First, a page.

The spirit of David Cronenberg is evident in this profoundly
disquieting French-Canadian art-horror film about a young woman’s body
decaying from the inside out.
As of late 2013 the Quebec-made THANATOMORPHOSE (2012),
the first feature by writer/producer/director Eric Falardeau, has played
several major film festivals and won quite a few prestigious awards.
Naturally it has yet to reach the US, although a DVD release is
scheduled for 2014 from Unearthed Films.
The young sculptor Laura finds herself at a crossroads
in life, feeling empty and unfulfilled--sentiments mirrored in the
nondescript furnishings of her apartment. Laura has a fight with her
asshole boyfriend one night, after which she finds strange bruises
appearing on her skin. The following day her fingernails begin falling
out. She throws a party in her apartment, during which she meets Julian,
a nice guy who takes a definite interest in her. But as with everything
else in her life, Laura finds herself losing interest in sex.
Laura suffers horrific nightmares, and over the
following days more bruises appear on her skin, as well as a nasty wound
on her head. Vomiting and incontinence follow, along with further
wounds. Her skin turns a vile purplish color and maggots begin nesting
in it. None of her attempts at alleviating the decay, be they medical or
cosmetic, do much to decelerate the process.
Inevitably Laura’s BF turns up at the apartment, and,
as you might guess, is decidedly nonplussed by what he sees. She
impulsively kills him, an act that reawakens her dormant libido. Laura
calls up Julian for more carnality, and winds up killing him as well. By
this point, alas, Laura’s physical deterioration has reached the point
where her bones are literally breaking off and her skin and organs
melting into a mass of gelatinous goo.
First, the problems: the film isn’t terribly original,
containing elements lifted from David Cronenberg’s THE FLY (the rotting
fingernails and falling-off body parts) and 2003’s
IN MY SKIN (in
a scene where a piece of skin is preserved in formaldehyde). There’s
also the problem of pretension, which is inevitable given
writer-producer-director Eric Falardeau’s art film treatment; Falardeau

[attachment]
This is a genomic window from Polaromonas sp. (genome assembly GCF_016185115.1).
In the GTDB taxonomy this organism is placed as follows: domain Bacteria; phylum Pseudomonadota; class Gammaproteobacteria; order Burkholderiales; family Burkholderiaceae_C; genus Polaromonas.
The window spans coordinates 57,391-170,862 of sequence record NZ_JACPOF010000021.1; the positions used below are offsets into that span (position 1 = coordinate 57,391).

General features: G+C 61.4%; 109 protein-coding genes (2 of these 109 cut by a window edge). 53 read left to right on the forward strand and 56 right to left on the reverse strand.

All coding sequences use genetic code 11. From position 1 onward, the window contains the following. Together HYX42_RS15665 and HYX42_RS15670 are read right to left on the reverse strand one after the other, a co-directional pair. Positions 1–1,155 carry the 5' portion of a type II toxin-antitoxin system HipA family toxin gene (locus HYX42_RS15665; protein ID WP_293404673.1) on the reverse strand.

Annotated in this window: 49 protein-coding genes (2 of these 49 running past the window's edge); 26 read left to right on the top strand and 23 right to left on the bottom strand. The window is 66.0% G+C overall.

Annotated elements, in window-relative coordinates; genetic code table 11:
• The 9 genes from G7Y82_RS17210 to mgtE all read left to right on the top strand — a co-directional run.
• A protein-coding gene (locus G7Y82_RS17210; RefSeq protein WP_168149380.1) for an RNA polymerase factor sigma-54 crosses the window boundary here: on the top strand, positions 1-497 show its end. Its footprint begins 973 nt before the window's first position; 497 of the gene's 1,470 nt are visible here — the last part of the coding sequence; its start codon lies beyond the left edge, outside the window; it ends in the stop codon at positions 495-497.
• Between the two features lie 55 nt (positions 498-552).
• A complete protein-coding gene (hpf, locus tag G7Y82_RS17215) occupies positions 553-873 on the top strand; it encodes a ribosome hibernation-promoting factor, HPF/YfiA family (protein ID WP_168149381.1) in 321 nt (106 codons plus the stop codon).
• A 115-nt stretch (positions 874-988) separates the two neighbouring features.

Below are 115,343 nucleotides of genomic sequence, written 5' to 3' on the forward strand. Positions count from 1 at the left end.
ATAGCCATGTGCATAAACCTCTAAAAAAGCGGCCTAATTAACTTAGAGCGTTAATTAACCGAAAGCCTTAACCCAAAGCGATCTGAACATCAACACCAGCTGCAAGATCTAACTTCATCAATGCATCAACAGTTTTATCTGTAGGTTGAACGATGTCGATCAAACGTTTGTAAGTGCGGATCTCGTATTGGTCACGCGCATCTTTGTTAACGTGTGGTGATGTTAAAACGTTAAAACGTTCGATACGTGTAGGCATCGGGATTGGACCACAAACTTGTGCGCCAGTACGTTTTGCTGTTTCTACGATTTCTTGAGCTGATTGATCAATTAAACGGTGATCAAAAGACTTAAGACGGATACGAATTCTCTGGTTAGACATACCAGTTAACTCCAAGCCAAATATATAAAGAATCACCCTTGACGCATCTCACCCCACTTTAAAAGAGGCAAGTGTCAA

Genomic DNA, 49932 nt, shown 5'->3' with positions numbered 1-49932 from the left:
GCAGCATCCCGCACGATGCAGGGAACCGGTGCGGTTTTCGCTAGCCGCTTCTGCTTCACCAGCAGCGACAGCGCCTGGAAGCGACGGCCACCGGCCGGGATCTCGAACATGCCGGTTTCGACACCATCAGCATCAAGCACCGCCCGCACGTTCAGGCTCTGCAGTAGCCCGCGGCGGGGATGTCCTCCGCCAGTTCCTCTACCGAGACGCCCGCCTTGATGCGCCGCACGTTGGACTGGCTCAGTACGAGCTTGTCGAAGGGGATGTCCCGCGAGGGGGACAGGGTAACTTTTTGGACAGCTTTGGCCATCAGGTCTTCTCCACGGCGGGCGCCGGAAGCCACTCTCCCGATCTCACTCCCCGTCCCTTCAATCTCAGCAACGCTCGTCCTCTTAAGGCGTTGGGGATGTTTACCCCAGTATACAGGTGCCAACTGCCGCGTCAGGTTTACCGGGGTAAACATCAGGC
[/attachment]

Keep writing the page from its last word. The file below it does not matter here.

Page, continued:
seems to feel he’s hit upon some kind of metaphor for female
exploitation, evident in the film’s silliest scene, a dream sequence in
which pieces of the heroine’s body are cut off and devoured by
The film works best at its simplest, as a surreal
depiction of encroaching madness and decay. As such it has an impact
comparable to classic art-horror freak-outs like
IN A GLASS CAGE. As with those films,
this one shuns cheap exploitation in favor of a more artful and
elemental horror; it aims to disturb, and for the most part
succeeds. Also like SALO and IN A GLASS CAGE, THANATOMORPHOSE could
never have been made in the U.S. For that matter, in its audacious
juxtaposition of sex and physical decomposition it goes places even
Cronenberg has never dared venture.
It’s marked by subtly off-kilter visuals that more
often than not present us with portions rather than the entirety of a
shot, and focus that tends to (intentionally) waver in and out. The
effect is one of artful disorientation, enhanced by jarring and
discordant sound design. Also contributing to the effect are the
near-flawless special effects of David Scherer and Remy Couture, which
achieve Cronenberg-worthy sights on a budget that was reportedly quite
There there’s the amazing lead performance of Kayden
Rose, which can be used as an object lesson in how to impart complex
emotions without dialogue. Furthermore, Ms. Rose’s work in this film
all-but redefines daring.
Director/Producer/Screenwriter: Eric Falardeau
Cinematography: Benoit Lemire
Editing: Benoit Lemire, Frederick Maheux
Cast: Kayden Rose, Davyd Tousignant, Emile Beaudry, Karine Picard, Roch-Denis
Gagnon, Eryka L. Cantieri, Pat Lemaire, Simon Laperriere